‘Politicians have a responsibility to end this issue.’
A new British film was released this week that delves deep into the bleak reality of Britain’s county lines problems, whereby criminal gangs, using coercion, intimidation, violence, and grooming, use children, young people, and other vulnerable individuals, to prepare, store, deliver or sell drugs.
‘Trapping’ is produced by filmmakers Femi Oyeniran and Nicky ‘Slimting’ Walker and stars MOBO-winning drill rapper, Abra Cadabra.
Ahead of the film’s release, a county lines debate and Q&A session took place at the Houses of Parliament to raise awareness of the topics featured in the film, namely gang violence, drug use and structural inequality, and to discuss strategies at tackling this growing form of criminal exploitation.
Labour MP for Streatham Bell Riberio-Addy led the panel, which featured L’Myah Sherae, founder of the racial, justice and equality group Enact Equality, activist and founder of Power the Flight Ben Lindsay, and youth coach and filmmaker Amani Simpson. Femi Oyeniran and Abra Cadabra were also on the panel.
The discussion began with the speakers informing the packed room in the Houses of Parliament, of some alarming statistics involving county lines in Britain.
Ribeiro-Addy said: “We are seeing hundreds of extremely vulnerable children who are at risk of being recruited by criminal gangs thrown out of schools in county lines hotspots.”
46,000 children in England are believed to be involved in gangs, according to figures from the Children’s Society. In London alone, 4,000 teenagers are being criminally exploited. Such numbers however are likely to be much higher.
Youngsters brought up in poverty, those from minority backgrounds, and children being excluded from school, are especially at risk of gang exploitation.
Child poverty is on the rise in Britain, with data showing the number of UK children in food poverty has nearly doubled in the last year to almost 4 million.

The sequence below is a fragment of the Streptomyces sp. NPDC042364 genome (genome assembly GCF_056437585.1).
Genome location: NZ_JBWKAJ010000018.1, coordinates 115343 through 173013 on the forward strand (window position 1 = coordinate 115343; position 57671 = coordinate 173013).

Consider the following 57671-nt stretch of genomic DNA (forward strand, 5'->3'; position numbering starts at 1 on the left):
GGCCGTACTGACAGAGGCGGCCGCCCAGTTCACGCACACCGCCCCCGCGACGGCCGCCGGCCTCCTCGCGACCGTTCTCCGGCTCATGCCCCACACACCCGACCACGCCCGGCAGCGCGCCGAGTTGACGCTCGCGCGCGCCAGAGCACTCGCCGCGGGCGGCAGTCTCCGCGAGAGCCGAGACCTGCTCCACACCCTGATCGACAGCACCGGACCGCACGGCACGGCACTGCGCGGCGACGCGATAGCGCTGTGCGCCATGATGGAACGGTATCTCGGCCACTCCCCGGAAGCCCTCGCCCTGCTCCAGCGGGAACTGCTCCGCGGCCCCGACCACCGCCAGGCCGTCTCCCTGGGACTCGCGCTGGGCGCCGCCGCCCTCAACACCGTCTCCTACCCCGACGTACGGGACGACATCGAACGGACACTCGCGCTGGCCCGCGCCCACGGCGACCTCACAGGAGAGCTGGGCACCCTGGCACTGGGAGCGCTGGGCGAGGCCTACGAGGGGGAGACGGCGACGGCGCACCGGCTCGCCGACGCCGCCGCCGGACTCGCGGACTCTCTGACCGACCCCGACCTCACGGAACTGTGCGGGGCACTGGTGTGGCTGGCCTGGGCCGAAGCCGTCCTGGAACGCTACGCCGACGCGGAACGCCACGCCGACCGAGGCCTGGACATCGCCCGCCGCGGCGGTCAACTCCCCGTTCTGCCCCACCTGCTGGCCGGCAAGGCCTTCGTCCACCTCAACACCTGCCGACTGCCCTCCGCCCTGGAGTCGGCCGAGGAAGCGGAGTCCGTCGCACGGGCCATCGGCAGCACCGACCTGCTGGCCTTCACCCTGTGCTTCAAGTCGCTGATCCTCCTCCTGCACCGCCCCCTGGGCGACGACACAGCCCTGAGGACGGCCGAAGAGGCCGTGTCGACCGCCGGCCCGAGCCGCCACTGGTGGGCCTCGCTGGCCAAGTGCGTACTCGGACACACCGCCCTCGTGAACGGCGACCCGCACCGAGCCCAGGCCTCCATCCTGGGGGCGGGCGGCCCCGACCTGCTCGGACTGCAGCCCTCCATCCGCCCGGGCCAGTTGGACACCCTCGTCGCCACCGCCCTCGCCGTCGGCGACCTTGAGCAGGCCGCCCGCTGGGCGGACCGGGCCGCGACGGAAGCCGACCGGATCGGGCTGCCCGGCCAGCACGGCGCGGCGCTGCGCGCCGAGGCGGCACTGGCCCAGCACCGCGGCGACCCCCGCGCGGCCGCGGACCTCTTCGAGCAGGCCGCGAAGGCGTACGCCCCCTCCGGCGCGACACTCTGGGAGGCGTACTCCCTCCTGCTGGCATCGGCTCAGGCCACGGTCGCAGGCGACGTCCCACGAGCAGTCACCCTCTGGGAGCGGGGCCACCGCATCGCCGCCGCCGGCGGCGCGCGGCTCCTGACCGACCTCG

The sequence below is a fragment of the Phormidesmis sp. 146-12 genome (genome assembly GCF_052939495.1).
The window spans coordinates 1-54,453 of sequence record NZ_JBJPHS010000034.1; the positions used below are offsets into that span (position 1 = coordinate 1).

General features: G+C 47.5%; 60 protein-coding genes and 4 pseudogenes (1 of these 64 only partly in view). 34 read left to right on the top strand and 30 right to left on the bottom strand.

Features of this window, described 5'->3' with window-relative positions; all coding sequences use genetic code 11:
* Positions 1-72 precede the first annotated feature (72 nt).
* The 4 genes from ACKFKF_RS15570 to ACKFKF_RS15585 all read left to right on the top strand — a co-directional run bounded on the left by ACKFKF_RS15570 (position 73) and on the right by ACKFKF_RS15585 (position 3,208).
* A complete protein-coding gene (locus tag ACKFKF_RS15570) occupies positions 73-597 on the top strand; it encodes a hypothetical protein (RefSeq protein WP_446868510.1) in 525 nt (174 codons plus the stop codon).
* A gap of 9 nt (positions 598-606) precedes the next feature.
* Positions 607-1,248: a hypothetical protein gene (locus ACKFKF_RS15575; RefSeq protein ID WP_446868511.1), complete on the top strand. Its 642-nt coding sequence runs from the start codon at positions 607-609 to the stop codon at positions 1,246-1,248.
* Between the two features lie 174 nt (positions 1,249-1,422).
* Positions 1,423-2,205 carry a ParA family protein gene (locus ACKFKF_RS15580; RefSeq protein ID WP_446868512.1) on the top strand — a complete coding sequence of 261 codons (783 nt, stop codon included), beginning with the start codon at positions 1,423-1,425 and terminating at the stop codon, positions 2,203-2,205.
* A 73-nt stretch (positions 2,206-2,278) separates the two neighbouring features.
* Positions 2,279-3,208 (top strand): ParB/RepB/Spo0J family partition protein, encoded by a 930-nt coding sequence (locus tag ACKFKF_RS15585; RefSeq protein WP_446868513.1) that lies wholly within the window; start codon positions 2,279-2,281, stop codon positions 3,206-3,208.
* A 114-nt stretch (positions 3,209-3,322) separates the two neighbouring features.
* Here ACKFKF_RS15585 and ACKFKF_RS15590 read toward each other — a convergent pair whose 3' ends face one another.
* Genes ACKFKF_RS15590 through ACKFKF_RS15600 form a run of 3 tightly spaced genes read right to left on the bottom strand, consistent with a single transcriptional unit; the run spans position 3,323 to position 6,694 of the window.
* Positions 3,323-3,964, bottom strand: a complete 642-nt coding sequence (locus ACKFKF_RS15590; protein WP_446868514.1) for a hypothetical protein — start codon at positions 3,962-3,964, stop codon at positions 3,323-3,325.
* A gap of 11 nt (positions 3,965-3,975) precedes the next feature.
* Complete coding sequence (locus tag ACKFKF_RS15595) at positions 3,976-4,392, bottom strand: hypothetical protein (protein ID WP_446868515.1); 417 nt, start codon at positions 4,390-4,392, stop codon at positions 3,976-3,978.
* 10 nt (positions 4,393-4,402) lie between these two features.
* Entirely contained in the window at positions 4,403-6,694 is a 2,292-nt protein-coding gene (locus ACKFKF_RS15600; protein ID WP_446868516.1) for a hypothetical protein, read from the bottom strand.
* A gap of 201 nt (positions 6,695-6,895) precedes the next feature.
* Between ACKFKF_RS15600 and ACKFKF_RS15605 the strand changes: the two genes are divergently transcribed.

Recent figures obtained by BBC Radio 4’s File on 4 programme revealed that between 2021 and 2023, there were over 1,200 exclusions and suspensions of children assessed by social services to be grooming targets in England’s four county lines ‘hotspots,’ – London, the West Midlands, Greater Manchester and Merseyside.
The Trapping filmmakers and collaborators warn how increasing child poverty has made the situation worse, as has the growing number of children being excluded from and missing school.
“There was a Prison’s Commissioners report which actually said, if you exclude a child from school, you might as well give them a time and date to report for sentencing’, because it’s a clear pipeline to ending up in prison…. We already know that pupil referral units for children who have been excluded are targeted. Special education provisions are also massively targeted,” said Bell Riberio-Addy.
The panel also touched on the issue of decriminalising drugs in Britain, pointing to Portugal, which relaxed its drugs laws more than 20 years ago. Since it decriminalised drugs in 2001, Portugal has seen a significant drop in drug-related crime, HIV infection, and overdoses.
Noting how years of austerity and cuts to youth services have exacerbated the issues, Trapping’s collaborators are calling on the government to launch a creative grants scheme which would put financial capital in the hands of young people who need it the most.
“Politicians have a responsibility to end this issue,” said L’Myah Sherae.
“In order to protect the next generation, they have to do more and introduce laws to really think about prevention rather than a hard line on drug use. If you think about this as a safeguarding issue, this is about protecting children.”
Trapping was released on The Drop, a new streaming platform which aims to serve underrepresented and minority audiences and promote independent and upcoming British talent.
Gabrielle Pickard-Whitehead is a contributing editor to Left Foot Forward